Now building societies are following suit. The logic is irresistible: the branch of the future is a home computer, or even a television set, not a building.
Earlier this month the Co-operative Bank became the third bank to launch an internet banking service, which can do almost anything a branch can do, and more than a cash dispenser. Anyone with a Co-op personal account and an internet link can use a computer to carry out most day-to-day banking business - paying bills, transferring funds and direct debits.
Nationwide and Royal Bank of Scotland launched internet banking services last year. The Co-op's move is more evidence that banks see the internet as by far the best alternative to the branch.
Datamonitor, a research group, predicts that 9 million Europeans will use internet banking within three years.
The Co-op believes its internet banking service is the most comprehensive on offer. The bank says around two-thirds of transactions can be done over the internet, with the rest relying on branches or phone banking.
The Co-op's product is significant, too, because of its technology. The bank developed the site in Java, a software technology that allows it to produce pages that will run on any computer with a recent internet browser, regardless of the make of PC or operating system. At the moment, Nationwide and RBS only support computers running Microsoft Windows.
The Co-op site also works with Apple Macintosh machines, and the bank has prototypes for a Hewlett-Packard hand-held computer. Java also makes it easy for the bank to update its systems to work with new technologies as they emerge, including digital television.
The pages of the Co-op's easy-to-use site have a designer rather than a banking feel. "We hope it is intuitive and the design is friendly," says Keith Girling, head of channel development. "We felt that a lot of internet banking services are boring, and look like banking services."
Mervyn Pedelty, chief executive of Co-operative Bank, says: "In future, as all banks share the same channels, customers will see banking as a commodity, even more than they do today. Banks will need strong brands and quality products. Historically, banks have been woefully inadequate in customer services."
Mr Pedelty's view is that banking will become an icon on a computer monitor, and deciding where to bank will be as easy as clicking a mouse. "It could mean the end of traditional banking. High-street banking is declining pretty fast these days."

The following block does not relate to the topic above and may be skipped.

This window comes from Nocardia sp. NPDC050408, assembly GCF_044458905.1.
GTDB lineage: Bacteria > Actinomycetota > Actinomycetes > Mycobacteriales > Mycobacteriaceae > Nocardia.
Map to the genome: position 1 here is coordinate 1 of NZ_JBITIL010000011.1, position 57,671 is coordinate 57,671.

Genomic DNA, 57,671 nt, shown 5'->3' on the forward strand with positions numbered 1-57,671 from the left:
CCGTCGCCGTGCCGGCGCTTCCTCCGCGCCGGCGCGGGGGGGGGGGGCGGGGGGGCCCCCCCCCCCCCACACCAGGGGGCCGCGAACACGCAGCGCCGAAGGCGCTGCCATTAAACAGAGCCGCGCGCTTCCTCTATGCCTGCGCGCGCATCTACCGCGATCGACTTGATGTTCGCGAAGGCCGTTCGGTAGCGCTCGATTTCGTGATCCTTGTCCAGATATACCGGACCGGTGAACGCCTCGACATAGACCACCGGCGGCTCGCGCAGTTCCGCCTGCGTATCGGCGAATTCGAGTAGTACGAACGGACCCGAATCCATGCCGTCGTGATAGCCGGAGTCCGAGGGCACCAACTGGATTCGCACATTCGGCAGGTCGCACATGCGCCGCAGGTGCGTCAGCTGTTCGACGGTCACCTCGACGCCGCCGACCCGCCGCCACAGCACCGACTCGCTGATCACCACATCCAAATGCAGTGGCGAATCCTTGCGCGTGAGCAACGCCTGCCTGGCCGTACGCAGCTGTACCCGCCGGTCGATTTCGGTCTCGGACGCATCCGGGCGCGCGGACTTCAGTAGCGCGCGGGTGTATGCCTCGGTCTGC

For now, potential is limited by the public's confidence in the internet and the number of people who have computers at home. "We believe one in four of our customers are at ease with the technology," says Mr Pedelty. "Others may join the group, but it depends on the success of the internet as a whole."
He points to the take-up of telephone banking to support this view. "Since the early 1990s telephone banking has grown enormously; that shows how quickly consumer habits can change. Potentially, the net can have a far greater impact."
Security is one reason customers may hold back. The risk of fraud via electronic banking is very small, but the internet still has a public image for lawlessness. The Co-op, like its rivals, has invested heavily in electronic security measures and, as an added reassurance, it asks customers to register for on-line banking by phone.
The threat to bank branches is another reason not everyone is comfortable with the idea of internet banking. Banks are being criticised for closing branches in rural and inner-city areas.
But the Co-op's relatively small branch network means electronic banking gives the bank a chance to expand into new markets. It is working on a touch-screen computer to let people use internet banking in its unstaffed kiosks.
"The revolution is not about any one technology," says Mr Pedelty. "It is about diversity, but more importantly, customer choice." Co-op has a link with satellite television and a deal with Vodafone that lets customers check balances from a mobile.
Electronic banking has the potential for more than convenience. Banks can give real-time information about accounts, and it should be possible to shorten the three-day delay when money moves between banks. Internet banking saves money, too, once set-up costs are covered. A bank that can persuade a large number of customers not to use branches will see profits rise.
The danger is that people without the financial or technical resources to use the internet will be left behind. This already happens in the United States, where bank charges come in two tiers: one for people who use branches, and a lower one for those that do not. Technophobes and the less well-off lose out.
The Co-op's solution is to provide the computers itself. It is setting up "cybercafes" with internet-linked computers in six of its largest branches, and has plans to put touch-screen terminals in public places such as supermarkets. In a few years, as cost fall, it might even pay banks to subsidise or even give away a basic computer to customers willing to make the switch.
Co-operative Bank web site: http:///co-operativebank.co.uk.Reuse content